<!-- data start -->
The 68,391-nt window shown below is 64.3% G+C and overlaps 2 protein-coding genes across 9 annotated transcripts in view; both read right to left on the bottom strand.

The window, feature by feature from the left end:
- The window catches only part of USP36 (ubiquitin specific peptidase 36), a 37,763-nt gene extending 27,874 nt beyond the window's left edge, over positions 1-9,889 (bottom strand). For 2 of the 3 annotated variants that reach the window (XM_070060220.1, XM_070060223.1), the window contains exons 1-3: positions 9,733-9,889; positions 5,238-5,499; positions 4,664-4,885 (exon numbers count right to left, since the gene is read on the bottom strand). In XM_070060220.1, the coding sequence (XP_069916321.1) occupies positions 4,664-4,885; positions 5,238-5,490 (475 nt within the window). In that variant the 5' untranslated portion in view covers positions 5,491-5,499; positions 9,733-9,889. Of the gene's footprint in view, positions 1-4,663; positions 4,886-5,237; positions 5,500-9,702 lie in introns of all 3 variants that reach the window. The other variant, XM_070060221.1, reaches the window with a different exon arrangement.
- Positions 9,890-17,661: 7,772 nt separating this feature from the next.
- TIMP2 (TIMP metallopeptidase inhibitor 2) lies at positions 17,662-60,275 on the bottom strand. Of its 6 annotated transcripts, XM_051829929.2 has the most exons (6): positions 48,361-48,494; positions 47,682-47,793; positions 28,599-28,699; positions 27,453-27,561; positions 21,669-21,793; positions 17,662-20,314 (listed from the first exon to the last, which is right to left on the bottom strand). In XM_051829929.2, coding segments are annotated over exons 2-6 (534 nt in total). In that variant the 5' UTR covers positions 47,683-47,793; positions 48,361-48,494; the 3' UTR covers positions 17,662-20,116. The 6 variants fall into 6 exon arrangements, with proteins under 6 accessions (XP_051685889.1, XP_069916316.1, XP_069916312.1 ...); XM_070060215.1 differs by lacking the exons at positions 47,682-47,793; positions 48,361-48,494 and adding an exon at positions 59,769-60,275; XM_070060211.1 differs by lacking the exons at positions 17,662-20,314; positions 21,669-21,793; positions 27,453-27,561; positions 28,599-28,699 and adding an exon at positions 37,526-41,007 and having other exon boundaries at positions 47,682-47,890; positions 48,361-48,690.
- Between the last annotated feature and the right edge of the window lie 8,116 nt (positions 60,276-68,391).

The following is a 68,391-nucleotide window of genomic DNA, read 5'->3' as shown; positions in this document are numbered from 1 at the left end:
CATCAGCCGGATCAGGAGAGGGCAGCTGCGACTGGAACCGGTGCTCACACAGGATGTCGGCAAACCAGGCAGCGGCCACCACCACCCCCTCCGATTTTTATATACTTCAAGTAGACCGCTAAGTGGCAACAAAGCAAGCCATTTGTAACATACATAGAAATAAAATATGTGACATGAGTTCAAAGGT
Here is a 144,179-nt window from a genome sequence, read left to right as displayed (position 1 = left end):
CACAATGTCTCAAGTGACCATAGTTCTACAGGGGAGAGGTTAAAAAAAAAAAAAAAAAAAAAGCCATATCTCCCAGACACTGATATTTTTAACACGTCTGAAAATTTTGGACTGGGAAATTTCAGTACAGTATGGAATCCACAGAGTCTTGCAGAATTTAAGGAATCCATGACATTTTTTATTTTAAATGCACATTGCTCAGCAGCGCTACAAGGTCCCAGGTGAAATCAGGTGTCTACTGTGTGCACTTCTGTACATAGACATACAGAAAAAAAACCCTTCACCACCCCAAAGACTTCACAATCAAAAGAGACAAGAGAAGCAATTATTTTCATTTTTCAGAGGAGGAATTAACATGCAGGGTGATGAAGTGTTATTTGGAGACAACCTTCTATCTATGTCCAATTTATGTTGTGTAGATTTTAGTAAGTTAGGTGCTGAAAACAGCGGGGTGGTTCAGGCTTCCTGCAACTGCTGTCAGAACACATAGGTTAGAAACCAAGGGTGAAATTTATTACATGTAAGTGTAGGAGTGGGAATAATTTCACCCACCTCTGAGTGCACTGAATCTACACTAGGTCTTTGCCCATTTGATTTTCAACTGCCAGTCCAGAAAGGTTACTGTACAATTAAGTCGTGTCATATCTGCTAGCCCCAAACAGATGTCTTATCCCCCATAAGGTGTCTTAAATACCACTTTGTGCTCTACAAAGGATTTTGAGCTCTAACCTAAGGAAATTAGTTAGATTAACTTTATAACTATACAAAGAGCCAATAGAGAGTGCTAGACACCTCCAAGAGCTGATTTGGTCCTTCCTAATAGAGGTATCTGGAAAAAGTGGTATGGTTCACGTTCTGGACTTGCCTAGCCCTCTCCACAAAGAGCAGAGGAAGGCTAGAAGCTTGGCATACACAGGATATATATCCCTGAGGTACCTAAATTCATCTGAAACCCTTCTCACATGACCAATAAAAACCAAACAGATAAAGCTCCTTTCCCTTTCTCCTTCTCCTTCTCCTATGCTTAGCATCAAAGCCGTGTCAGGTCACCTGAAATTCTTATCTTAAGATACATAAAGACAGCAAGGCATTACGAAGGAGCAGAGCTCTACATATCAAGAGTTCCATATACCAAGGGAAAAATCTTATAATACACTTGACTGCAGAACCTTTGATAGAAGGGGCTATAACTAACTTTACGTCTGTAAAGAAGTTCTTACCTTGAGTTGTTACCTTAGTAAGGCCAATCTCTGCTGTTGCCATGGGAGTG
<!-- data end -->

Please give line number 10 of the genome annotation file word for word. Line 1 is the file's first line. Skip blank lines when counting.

CACAATGTCTCAAGTGACCATAGTTCTACAGGGGAGAGGTTAAAAAAAAAAAAAAAAAAAAAGCCATATCTCCCAGACACTGATATTTTTAACACGTCTGAAAATTTTGGACTGGGAAATTTCAGTACAGTATGGAATCCACAGAGTCTTGCAGAATTTAAGGAATCCATGACATTTTTTATTTTAAATGCACATTGCTCAGCAGCGCTACAAGGTCCCAGGTGAAATCAGGTGTCTACTGTGTGCACTTCTGTACATAGACATACAGAAAAAAAACCCTTCACCACCCCAAAGACTTCACAATCAAAAGAGACAAGAGAAGCAATTATTTTCATTTTTCAGAGGAGGAATTAACATGCAGGGTGATGAAGTGTTATTTGGAGACAACCTTCTATCTATGTCCAATTTATGTTGTGTAGATTTTAGTAAGTTAGGTGCTGAAAACAGCGGGGTGGTTCAGGCTTCCTGCAACTGCTGTCAGAACACATAGGTTAGAAACCAAGGGTGAAATTTATTACATGTAAGTGTAGGAGTGGGAATAATTTCACCCACCTCTGAGTGCACTGAATCTACACTAGGTCTTTGCCCATTTGATTTTCAACTGCCAGTCCAGAAAGGTTACTGTACAATTAAGTCGTGTCATATCTGCTAGCCCCAAACAGATGTCTTATCCCCCATAAGGTGTCTTAAATACCACTTTGTGCTCTACAAAGGATTTTGAGCTCTAACCTAAGGAAATTAGTTAGATTAACTTTATAACTATACAAAGAGCCAATAGAGAGTGCTAGACACCTCCAAGAGCTGATTTGGTCCTTCCTAATAGAGGTATCTGGAAAAAGTGGTATGGTTCACGTTCTGGACTTGCCTAGCCCTCTCCACAAAGAGCAGAGGAAGGCTAGAAGCTTGGCATACACAGGATATATATCCCTGAGGTACCTAAATTCATCTGAAACCCTTCTCACATGACCAATAAAAACCAAACAGATAAAGCTCCTTTCCCTTTCTCCTTCTCCTTCTCCTATGCTTAGCATCAAAGCCGTGTCAGGTCACCTGAAATTCTTATCTTAAGATACATAAAGACAGCAAGGCATTACGAAGGAGCAGAGCTCTACATATCAAGAGTTCCATATACCAAGGGAAAAATCTTATAATACACTTGACTGCAGAACCTTTGATAGAAGGGGCTATAACTAACTTTACGTCTGTAAAGAAGTTCTTACCTTGAGTTGTTACCTTAGTAAGGCCAATCTCTGCTGTTGCCATGGGAGTG